CHARLOTTESVILLE, Va. — Jabari Parker, a high school prospect good enough to rate the cover of Sports Illustrated's May 21 edition, sat quietly on a counter top in the interview area. Other participants in the National Basketball Players Association-sponsored Top 100 Camp here danced the familiar give-and-take fandango with reporters after their morning games.
But to approach Parker — say, to note his rooting interest in the Miami Heat in the NBA Finals — was to invite one of the camp's media liaisons to announce that there would be one group interview. Soon. But not yet.
Parker sat impassively. At the appropriate time, he followed the liaison and acted as a Pied Piper for a scrum of reporters who moved with him from the counter top to a set of metal folding chairs across the room.
If there were any doubts that the regular rules did not apply, that became abundantly clear when someone asked Parker about a recruiting process about to get serious.
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"Just take my time," he said before adding, "This is my evaluation period for them, too, and try to find a school that fits me best. I have to ask them questions as well."
Players in Parker's position have leverage in the recruiting process. His suitors, who include Kentucky, are just that: suitors. In this hunter-getting-captured-by-the-game scenario, Parker has considered what he'll ask UK and the other seven or eight schools he's considering.
"What would they play me?" he said of the questions he'll ask. "What kind of offense do they run? How can that benefit my game? What do they expect from me to come in as a freshman? To (just) play hard? Or even start?"
Parker, a 6-foot-8 forward from Chicago, is being hailed as the best high school basketball prospect since LeBron James.
"Absurd," said Evan Daniels, an analyst for the recruiting service Scout.com.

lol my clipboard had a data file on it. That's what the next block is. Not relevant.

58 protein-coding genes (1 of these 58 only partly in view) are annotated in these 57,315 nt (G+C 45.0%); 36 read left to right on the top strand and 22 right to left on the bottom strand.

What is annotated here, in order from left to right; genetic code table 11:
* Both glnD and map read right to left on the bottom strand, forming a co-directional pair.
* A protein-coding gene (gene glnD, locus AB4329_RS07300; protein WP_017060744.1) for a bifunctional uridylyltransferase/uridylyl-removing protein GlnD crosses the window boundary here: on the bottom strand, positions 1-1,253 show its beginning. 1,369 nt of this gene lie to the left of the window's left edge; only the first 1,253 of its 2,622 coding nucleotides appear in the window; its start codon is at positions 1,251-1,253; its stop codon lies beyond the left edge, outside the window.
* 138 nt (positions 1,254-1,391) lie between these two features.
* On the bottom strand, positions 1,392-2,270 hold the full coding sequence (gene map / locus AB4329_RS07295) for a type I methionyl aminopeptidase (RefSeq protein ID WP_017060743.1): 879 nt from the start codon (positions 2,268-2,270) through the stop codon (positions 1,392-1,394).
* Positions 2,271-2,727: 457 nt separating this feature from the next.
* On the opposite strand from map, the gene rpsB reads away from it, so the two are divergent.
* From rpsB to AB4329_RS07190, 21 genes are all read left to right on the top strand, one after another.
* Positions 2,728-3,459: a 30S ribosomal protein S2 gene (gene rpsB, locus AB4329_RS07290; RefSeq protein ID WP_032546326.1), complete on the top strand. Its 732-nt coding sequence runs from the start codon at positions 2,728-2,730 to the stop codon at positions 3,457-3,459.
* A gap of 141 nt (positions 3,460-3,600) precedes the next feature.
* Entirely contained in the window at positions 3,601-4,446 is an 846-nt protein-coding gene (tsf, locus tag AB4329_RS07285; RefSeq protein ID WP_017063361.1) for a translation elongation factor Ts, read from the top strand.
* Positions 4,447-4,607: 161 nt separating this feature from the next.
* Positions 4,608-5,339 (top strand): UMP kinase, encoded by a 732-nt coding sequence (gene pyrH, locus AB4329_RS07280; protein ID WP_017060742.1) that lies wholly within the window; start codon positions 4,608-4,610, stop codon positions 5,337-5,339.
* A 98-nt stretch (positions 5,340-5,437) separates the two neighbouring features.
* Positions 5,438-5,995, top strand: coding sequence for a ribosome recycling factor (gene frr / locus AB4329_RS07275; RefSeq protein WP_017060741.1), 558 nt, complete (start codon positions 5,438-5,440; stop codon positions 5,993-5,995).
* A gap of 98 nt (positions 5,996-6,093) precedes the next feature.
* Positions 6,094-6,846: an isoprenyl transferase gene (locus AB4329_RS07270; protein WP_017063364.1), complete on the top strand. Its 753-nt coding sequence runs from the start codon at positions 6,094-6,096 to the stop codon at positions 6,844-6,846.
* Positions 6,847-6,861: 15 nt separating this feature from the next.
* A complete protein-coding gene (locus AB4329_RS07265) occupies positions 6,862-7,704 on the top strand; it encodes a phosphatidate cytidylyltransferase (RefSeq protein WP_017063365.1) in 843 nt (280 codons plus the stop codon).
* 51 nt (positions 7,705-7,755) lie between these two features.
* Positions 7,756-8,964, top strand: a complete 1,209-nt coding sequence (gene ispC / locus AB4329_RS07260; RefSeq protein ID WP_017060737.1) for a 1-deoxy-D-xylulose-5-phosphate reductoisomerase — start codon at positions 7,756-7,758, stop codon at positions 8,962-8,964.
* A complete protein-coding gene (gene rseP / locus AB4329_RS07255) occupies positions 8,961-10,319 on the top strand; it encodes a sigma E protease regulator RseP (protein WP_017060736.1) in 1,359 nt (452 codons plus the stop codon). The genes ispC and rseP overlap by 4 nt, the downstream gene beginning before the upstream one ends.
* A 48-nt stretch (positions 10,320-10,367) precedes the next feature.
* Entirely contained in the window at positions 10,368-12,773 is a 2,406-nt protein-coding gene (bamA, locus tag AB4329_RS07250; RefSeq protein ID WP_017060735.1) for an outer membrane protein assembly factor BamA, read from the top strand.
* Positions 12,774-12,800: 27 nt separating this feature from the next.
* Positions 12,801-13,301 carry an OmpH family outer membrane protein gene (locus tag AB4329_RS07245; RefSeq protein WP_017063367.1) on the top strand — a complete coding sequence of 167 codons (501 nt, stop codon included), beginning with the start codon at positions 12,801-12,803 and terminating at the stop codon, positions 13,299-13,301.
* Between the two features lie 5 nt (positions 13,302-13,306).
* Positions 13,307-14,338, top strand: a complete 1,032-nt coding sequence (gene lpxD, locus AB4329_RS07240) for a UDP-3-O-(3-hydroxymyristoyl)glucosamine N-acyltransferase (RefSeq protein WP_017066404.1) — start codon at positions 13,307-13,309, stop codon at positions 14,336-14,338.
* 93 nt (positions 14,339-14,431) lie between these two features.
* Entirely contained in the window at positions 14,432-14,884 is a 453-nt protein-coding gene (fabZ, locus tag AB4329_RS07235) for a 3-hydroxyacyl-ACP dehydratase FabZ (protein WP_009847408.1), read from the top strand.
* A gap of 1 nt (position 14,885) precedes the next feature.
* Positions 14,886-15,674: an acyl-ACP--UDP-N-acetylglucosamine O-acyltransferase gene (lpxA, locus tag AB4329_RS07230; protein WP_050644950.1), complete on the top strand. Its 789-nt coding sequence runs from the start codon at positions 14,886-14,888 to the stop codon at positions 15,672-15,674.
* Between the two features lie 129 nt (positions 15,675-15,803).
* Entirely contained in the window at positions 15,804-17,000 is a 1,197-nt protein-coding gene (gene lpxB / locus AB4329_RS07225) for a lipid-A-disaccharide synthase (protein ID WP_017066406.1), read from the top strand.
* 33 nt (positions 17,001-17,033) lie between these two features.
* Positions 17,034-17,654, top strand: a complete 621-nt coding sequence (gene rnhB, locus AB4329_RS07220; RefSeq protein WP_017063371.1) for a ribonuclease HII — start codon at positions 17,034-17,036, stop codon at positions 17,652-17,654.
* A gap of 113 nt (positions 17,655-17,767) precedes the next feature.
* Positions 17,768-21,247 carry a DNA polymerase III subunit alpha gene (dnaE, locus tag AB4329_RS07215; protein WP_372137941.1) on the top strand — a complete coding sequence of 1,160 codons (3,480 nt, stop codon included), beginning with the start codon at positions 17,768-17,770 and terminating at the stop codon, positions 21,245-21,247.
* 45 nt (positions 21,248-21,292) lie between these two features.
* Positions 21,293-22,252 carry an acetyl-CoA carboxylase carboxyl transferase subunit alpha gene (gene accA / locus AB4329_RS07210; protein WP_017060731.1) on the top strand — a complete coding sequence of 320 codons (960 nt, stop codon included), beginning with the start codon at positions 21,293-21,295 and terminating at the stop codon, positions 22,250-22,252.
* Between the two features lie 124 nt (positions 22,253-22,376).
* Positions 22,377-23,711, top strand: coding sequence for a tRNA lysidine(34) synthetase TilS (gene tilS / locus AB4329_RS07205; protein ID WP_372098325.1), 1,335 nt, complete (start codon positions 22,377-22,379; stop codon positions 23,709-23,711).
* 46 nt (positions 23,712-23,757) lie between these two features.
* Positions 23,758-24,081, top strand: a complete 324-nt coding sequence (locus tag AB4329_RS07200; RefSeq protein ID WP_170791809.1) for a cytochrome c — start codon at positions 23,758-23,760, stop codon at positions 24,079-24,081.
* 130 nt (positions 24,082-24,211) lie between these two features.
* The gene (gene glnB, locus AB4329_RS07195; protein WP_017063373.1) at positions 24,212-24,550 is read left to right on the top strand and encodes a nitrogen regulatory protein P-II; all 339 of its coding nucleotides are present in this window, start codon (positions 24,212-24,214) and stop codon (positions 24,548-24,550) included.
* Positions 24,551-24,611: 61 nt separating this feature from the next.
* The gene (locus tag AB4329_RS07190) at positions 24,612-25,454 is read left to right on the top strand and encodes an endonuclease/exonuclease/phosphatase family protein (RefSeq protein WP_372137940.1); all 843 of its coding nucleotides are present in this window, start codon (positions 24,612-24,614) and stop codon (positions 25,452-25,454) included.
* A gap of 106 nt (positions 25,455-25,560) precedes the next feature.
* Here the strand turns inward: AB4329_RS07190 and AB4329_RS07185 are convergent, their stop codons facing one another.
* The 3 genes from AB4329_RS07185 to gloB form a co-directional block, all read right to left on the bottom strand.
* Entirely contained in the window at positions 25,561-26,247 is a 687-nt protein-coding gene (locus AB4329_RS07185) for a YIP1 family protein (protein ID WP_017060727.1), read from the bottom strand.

No offense to Parker, but to compare anyone to James gives pause. Even Parker, who could be heard lauding James when talking to another camper prior to his mass media session, shied from the LeBron talk.
"That's a little bit too extreme for me," he said, "seeing LeBron (and) how he handled high school and how he was the No. 1 pick. I think that's a little bit too much.
"I'm thankful for it. But I wouldn't consider myself the best since LeBron."
Even with its references to LeBron, Sports Illustrated's story pleased Parker. It showcased his family support, his high school (Simeon in Chicago) and his religion (Mormon). No, Parker said, he has not decided whether to go on a two-year mission at age 19, as encouraged by The Church of Jesus Christ of Latter Day Saints.
"It was the best thing to happen to me because I always dreamed about being on there," Parker said of the S.I. cover.
For many players, the Top 100 Camp is validation as a top prospect and a chance to enhance reputations. For Parker, it's familiar ground. This marks his third straight year here.
"To see it go past so far, it's kind of emotional," he said.
In three years, Parker transformed from eager, maybe too eager, to elder statesman.
"Being more patient," he said of the difference.
Parker, who had eight points and five rebounds in his opening game (he faced off with another highly rated prospect, guard Andrew Harrison), offered no clues about the upcoming college choice.
But Kentucky fans had to like what he said.
When asked if he watched the 2011-12 season with the eye toward his college decision, Parker said, "I looked at Kentucky. They have a lot of penetration. I think that fits my game a little bit."
He said he also looked at Kansas, and noted how the Jayhawks accommodated a versatile forward in Thomas Robinson.
Parker was well aware that he could be the third Chicagoan to start for UK Coach John Calipari since 2007-08. Asked how the booming success enjoyed by Derrick Rose (2007-08) and Anthony Davis (2011-12) played on his mind, Parker said, "It plays big. Those guys I grew up watching. I played with Anthony. Seeing them as top lottery picks, I can put myself in that situation. And it's huge."
No, Parker said, he had not spoken with Rose and Davis at length about the experience of playing for Calipari. After a pause, he added that he did ask Rose about making a college choice.
"He just said you can trust the guy, Calipari," Parker said.